Fundamental to the way it worked was a set of technologies intended to decentralize data and its management, preventing the type of consolidation typical of more traditional storage systems (such as relational databases). This was intended to prevent governments or large corporations from controlling the future of Bitcoin.

Because of the innovative technology and idealism, Bitcoin was initially adopted by an enthusiastic community. Of interest, the author of the original paper, Satoshi Nakamoto, published the specification anonymously and still remains unidentified, adding to the drama surrounding the technology. As the implications of the data model have become clear, though, it has made further strides toward acceptance as a digital currency.

So, what makes Blockchain’s treatment of data special, and how does that compare to how databases work?

The Traditional Database

Until very recently, relational databases were considered the be-all, end-all solution to store massive amounts of data. They offer a flexible model that can be used to succinctly tabulate information and retrieve it quickly. Because of this they have been adopted by almost all major industries and serve as the backbone of data infrastructure.

In a typical relational database, security is ensured through an administrator. Adding, removing, modifying, or retrieving data is moderated by a centralized set of resources all controlled via the admin. Anyone needing to edit this data in any form must also be given access to do so by the administrator.

Common Problems with Relational Databases

While this model provides a way to ensure that only trusted groups are able to access the data resources, if the admin’s control over the database were to be compromised, there will be problems. Major breaches of public data such as that suffered by Equifax (which compromised the financial information of over 143 million individuals) or Home Depot (which compromised 56 million credit card numbers) have been due to the leak of database administrator credentials.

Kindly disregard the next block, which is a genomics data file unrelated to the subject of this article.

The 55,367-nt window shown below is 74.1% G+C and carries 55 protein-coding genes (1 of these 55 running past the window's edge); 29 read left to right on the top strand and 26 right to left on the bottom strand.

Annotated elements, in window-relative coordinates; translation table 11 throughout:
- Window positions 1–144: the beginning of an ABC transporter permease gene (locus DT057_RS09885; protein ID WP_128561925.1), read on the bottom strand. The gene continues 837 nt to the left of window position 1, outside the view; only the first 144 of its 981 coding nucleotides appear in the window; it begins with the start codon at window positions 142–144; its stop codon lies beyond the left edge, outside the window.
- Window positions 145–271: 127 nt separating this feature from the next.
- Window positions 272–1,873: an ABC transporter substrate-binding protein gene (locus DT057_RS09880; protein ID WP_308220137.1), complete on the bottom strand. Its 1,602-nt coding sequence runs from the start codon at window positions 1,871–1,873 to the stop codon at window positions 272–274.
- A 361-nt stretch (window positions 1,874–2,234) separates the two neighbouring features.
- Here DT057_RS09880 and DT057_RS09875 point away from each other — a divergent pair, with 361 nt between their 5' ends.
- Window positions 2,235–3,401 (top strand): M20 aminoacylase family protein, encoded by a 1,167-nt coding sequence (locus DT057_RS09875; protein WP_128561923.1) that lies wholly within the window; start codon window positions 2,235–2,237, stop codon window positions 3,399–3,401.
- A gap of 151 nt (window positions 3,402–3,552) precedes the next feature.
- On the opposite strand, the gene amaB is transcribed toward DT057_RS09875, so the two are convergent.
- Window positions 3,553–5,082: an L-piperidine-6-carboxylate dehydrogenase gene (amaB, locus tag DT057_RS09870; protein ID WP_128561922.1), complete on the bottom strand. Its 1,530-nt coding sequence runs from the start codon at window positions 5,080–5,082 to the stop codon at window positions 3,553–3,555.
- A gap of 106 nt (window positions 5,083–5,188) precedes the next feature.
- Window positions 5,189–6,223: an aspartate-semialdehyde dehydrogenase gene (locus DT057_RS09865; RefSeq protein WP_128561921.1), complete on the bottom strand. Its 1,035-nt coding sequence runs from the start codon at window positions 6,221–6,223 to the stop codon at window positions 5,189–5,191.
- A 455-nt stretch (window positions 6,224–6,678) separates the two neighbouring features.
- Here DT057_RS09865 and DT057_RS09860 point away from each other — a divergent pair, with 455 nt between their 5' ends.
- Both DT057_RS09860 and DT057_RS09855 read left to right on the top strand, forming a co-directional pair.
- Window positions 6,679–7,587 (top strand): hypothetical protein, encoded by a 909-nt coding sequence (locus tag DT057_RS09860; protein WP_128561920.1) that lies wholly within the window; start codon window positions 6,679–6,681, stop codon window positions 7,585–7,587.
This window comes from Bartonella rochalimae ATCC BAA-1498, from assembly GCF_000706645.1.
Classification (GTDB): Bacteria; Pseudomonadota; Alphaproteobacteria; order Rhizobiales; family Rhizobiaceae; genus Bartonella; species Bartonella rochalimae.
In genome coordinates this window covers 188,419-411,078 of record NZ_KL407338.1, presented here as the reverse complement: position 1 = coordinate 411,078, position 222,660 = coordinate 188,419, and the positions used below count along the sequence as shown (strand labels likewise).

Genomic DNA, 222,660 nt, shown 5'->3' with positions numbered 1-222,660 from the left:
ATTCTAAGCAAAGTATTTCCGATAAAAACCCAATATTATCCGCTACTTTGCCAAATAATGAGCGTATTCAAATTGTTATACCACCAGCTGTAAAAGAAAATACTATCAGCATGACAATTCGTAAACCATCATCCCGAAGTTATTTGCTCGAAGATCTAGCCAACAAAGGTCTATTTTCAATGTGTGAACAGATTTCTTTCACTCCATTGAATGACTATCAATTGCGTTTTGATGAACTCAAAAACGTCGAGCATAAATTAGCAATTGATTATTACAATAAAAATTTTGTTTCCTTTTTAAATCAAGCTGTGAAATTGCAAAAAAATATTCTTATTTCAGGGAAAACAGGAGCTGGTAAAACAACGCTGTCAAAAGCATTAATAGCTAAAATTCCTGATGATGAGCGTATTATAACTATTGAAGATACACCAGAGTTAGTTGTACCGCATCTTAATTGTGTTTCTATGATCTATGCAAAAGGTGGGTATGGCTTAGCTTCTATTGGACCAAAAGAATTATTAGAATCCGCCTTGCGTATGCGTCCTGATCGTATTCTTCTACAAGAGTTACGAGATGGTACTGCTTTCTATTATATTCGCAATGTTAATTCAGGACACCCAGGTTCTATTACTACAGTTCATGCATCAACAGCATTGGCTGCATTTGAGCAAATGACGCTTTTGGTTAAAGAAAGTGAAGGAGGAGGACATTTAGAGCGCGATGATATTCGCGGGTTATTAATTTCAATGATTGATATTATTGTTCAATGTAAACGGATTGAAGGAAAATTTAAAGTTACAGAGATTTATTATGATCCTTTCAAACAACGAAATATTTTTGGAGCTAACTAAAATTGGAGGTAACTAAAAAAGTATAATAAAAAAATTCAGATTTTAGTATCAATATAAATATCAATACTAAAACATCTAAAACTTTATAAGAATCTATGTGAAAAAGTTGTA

How Blockchain Works

In comparison with traditional relational database design, blockchain negates many of these issues by removing a central authority entirely. Built as a decentralized ledger, every transaction is fully transparent to each node (depending on the implementation, the data might also be visible to everyone). Each transaction entry in the chain is permanent and irreversible (often called immutable) and cannot be changed by manual intervention or other nodes. Transactions are then transmitted to other nodes and signed using strong cryptographic techniques. Each time a new node comes online, a majority of the participating nodes validate the new node and sync the records of the chain.

Blockchain is a data structure where records are linked to one another as part of a log. To access later data, first, you have to read earlier entries. Because of this linking and the way in which information is cryptographically signed, changes have to be validated (or rejected), via consensus between the computers in the network. The specific rules for reaching consensus are decided by the chain’s design. The consensus model means that individuals trying to modify or hack the chain must compromise nearly all the nodes and coordinate an update in bulk. Likewise, because new records are validated against earlier entries, attempts to change the data will be detected nearly immediately and can be reverted using the logs of other nodes to their previous values. This makes blockchain data very resilient and tamper resistant..